Marxism and Ecology
By 1972 at the latest – the year the Club of Rome published its celebrated study on the "Limits to Growth," raising broad awareness of environmental issues –, Marx-based critique has attempted to link the critique of economics with the "ecological question." As early as the 1960s and 1970s, there was a debate on "productivism," both in the capitalist West and in the East of real existing socialism; this debate involved a critique of prevailing concepts of progress, as well as of the manner in which societies are oriented towards economic growth.
Since the 1970s and 1980s, a number of issues associated with "social relations with nature" and with environmental degradation have been discussed. Emphatic reference to Marx's critique of the capitalist mode of production was only made, however, once the issues that are topical today had emerged, and in the context of social struggles around those issues: post-growth societies, anthropocene/capitalocene, and climate justice.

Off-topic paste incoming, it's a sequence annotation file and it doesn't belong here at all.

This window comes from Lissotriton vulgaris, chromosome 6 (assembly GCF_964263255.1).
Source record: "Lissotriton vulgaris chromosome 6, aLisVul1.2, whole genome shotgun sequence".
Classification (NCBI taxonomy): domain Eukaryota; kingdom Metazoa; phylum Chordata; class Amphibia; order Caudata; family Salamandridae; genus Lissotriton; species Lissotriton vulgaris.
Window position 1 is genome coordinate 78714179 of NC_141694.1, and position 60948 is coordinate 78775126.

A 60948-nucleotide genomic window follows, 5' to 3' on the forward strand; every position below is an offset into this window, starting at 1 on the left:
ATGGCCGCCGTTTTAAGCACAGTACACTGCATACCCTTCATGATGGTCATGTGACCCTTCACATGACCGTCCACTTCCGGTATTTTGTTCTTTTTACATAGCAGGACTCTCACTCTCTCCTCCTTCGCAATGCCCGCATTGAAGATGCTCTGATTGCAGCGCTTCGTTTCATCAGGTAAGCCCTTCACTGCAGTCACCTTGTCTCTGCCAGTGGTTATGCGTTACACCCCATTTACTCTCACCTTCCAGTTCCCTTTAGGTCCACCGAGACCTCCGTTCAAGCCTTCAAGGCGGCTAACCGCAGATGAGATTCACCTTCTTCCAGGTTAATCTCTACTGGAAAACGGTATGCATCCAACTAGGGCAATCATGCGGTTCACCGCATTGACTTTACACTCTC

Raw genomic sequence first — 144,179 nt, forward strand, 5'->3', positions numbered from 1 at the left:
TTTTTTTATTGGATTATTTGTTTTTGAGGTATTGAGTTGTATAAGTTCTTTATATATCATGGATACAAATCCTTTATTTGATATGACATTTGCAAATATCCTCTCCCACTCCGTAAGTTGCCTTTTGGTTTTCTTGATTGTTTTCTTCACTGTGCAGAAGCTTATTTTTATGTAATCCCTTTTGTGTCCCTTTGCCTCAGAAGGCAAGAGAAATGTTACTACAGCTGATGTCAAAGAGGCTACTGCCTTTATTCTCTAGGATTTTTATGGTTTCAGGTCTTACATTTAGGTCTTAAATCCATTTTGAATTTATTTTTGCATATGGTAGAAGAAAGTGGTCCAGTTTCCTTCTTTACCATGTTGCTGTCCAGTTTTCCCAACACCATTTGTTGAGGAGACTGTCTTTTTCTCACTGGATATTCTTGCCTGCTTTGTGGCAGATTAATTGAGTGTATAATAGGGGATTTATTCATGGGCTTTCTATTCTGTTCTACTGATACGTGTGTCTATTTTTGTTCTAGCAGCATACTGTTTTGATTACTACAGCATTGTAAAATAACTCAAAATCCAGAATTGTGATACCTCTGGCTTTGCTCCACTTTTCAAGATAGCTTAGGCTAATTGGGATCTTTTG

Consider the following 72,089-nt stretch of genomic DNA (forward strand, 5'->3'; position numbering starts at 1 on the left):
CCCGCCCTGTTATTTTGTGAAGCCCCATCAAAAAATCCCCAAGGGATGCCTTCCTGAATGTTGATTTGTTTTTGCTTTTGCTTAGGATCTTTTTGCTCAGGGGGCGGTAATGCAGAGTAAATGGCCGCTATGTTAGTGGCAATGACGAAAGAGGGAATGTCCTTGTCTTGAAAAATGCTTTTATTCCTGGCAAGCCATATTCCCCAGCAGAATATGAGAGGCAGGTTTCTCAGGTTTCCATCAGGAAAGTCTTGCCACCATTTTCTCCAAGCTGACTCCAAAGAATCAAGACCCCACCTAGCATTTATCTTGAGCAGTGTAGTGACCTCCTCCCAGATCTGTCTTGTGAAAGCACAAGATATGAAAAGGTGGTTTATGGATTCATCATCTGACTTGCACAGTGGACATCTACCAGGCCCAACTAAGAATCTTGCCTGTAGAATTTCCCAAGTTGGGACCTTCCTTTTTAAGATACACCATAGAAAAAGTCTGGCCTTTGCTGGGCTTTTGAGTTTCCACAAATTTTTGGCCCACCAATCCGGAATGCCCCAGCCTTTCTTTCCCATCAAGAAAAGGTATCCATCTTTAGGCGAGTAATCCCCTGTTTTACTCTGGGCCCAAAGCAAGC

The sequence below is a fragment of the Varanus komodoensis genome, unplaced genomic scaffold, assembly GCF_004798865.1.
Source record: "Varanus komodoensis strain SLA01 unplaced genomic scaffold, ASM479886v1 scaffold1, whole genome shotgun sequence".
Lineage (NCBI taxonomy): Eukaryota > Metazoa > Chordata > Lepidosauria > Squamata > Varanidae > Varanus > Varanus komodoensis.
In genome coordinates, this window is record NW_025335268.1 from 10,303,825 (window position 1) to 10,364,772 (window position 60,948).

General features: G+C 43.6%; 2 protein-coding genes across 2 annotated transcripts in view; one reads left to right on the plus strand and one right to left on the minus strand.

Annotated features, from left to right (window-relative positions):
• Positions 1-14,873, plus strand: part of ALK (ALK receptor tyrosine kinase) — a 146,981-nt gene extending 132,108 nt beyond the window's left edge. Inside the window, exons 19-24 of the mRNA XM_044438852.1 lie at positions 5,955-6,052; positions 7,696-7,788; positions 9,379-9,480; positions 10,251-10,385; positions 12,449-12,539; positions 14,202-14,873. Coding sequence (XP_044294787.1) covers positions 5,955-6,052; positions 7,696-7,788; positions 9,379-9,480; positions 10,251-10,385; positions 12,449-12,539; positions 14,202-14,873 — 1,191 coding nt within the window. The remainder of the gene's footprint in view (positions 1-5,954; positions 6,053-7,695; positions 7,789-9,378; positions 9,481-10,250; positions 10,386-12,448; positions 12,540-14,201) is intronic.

Major contributions to this debate have come, inter alia, from US writer John Bellamy Foster and from German political scientists Birgit Mahnkopf and Elmar Altvater.